The purpose of my research has been to establish a basis on which I hope to achieve my long-term goal: to develop and implement an integrated program of language training and ICC training. Knowing that there is still much I need to learn and do to reach this goal, I recognize that there is a difference between theory and practice, and that practice must relate to and derive from theory. Therefore, I have attempted to examine what people in both the academic and practical fields think about the integration of language training and ICC training. Before conducting my own research, however, I knew it would be important for me to review the existing literature which I discuss in Chapter 2. In order to conduct my own research, I decided to divide it between four different groups: theoreticians of both language and ICC training, and practitioners of both disciplines. Fortunately, I was able to select these groups from people in one place: the School for International Training (SIT), which is recognized as one of the leading institutions of language and intercultural study in the world. SIT has two masters’ degree programs: the Master of Arts in Teaching (MAT) and the Master's Program in Intercultural and International Management (PIM). MAT specializes in training people to become language trainers, and PIM trains people to become specialists who work in multicultural environments. Having selected my four research groups at SIT, my next challenge was to devise the ways in which I would tap these individuals for the information I needed to support or refute my hypothesis about the effectiveness of the integration of language and ICC training. I therefore decided I needed to develop a set of useful questions to ask the participants in my study and I needed to develop a way to analyze the results of my inquiry.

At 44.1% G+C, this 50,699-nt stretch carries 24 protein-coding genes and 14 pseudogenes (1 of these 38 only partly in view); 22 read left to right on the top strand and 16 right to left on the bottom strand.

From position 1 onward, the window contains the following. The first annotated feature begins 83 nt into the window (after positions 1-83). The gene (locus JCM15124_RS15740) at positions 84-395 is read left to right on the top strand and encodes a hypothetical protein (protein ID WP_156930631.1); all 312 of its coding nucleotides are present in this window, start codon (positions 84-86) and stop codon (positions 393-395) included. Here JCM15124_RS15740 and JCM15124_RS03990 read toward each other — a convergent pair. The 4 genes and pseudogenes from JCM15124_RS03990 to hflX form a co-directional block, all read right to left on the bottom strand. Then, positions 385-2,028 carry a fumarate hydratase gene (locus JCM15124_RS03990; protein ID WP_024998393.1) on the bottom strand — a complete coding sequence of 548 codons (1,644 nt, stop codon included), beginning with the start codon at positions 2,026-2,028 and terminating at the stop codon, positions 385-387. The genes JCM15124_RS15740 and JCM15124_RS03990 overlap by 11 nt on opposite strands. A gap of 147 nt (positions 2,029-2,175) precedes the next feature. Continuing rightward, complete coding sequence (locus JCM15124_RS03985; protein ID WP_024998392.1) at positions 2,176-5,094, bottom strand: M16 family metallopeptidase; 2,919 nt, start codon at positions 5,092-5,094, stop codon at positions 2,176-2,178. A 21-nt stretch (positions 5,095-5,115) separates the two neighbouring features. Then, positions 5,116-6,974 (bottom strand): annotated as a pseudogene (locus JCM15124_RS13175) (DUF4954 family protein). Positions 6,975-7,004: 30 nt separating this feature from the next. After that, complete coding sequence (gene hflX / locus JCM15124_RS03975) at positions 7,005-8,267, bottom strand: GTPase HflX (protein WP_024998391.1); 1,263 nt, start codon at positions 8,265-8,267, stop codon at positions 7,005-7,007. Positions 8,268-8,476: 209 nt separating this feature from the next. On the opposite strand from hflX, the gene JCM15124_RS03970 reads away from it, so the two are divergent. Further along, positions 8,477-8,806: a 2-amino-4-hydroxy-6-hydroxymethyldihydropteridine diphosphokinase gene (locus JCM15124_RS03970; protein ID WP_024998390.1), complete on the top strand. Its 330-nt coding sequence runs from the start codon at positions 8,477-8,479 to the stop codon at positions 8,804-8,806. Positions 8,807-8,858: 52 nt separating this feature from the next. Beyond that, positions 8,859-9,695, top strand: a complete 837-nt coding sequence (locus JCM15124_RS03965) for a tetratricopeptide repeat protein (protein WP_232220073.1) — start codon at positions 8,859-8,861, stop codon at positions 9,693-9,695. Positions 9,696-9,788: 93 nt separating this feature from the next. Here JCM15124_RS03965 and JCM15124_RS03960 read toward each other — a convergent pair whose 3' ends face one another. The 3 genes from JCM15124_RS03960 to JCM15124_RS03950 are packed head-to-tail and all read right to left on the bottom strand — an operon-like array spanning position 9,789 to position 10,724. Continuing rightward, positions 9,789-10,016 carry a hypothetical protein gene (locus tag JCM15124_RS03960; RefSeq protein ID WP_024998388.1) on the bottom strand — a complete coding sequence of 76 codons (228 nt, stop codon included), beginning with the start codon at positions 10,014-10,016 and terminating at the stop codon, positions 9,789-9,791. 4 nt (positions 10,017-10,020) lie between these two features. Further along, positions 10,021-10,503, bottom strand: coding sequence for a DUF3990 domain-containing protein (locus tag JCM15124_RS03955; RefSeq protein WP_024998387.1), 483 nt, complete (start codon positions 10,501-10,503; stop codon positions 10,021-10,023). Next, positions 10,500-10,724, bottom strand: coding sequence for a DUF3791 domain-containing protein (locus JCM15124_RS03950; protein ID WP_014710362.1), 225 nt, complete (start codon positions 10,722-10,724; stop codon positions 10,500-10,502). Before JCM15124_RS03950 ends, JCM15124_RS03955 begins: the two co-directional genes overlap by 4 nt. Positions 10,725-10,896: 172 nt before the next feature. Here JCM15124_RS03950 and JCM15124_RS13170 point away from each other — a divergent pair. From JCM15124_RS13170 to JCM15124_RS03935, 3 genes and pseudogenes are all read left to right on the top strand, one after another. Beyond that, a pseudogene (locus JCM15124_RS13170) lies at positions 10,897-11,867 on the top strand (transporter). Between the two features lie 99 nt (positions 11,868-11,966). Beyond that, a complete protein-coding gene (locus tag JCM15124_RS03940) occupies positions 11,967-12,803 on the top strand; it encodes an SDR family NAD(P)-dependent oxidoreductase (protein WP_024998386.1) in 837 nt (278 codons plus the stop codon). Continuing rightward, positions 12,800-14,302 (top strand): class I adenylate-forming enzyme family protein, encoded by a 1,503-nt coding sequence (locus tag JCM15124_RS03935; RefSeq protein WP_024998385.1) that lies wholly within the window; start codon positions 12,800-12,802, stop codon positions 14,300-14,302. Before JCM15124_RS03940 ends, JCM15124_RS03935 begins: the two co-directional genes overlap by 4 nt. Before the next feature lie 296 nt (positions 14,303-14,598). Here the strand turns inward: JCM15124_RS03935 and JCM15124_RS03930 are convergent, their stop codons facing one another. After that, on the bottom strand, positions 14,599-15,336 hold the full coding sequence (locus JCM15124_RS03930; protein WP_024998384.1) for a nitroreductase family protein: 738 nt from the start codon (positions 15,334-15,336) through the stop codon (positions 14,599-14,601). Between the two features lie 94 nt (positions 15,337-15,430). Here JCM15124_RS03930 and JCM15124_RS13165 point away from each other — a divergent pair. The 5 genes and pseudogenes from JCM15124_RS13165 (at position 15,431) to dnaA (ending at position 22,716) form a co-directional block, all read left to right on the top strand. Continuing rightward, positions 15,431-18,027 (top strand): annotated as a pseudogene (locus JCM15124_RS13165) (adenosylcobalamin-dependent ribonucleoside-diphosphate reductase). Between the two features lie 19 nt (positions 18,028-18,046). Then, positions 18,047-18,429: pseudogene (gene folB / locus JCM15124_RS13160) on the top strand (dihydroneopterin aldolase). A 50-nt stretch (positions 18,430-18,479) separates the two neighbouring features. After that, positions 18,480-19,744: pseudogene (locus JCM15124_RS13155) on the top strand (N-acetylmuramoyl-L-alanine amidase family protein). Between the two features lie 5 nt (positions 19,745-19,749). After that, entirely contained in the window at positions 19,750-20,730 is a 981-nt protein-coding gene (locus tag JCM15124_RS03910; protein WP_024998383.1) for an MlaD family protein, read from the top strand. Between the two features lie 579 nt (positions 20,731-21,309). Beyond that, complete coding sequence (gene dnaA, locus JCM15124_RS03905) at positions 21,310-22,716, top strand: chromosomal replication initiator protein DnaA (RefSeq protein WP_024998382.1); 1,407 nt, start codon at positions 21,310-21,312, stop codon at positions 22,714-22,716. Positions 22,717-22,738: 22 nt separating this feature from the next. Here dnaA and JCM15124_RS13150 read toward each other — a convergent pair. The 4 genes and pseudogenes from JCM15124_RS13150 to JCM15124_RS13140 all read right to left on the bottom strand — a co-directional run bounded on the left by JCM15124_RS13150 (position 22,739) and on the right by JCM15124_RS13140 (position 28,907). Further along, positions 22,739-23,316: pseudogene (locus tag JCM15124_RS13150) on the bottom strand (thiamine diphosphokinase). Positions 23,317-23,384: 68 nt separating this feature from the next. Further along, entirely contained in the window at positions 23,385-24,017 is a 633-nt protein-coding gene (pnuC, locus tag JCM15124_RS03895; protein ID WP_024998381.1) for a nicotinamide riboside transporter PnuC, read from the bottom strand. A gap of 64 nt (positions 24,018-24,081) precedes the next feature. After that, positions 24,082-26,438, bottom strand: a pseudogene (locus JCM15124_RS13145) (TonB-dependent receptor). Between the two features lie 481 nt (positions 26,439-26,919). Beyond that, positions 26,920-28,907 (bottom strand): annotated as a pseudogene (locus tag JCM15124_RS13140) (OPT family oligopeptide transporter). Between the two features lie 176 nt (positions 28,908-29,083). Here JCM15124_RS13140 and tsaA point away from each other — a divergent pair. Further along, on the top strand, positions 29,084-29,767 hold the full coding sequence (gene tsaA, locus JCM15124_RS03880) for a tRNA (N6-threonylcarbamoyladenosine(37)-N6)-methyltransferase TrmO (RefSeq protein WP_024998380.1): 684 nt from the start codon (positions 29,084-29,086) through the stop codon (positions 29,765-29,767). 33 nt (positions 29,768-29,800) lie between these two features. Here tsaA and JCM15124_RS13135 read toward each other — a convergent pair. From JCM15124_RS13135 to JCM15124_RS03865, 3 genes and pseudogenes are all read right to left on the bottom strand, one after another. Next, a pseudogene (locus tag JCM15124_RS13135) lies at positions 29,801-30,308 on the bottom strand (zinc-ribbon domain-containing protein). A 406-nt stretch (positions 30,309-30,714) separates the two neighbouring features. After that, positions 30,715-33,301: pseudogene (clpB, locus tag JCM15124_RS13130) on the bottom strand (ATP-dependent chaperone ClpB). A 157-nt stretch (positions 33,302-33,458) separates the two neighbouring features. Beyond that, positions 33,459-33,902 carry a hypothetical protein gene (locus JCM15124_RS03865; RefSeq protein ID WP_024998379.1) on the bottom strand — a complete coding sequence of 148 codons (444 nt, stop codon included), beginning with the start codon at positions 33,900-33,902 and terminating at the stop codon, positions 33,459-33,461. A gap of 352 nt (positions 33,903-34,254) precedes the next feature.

Sakamoto, Kinya, "Would you like an Onigiri? : how can we make an integration of language training and intercultural communication training" (2000). Capstone Collection. 424.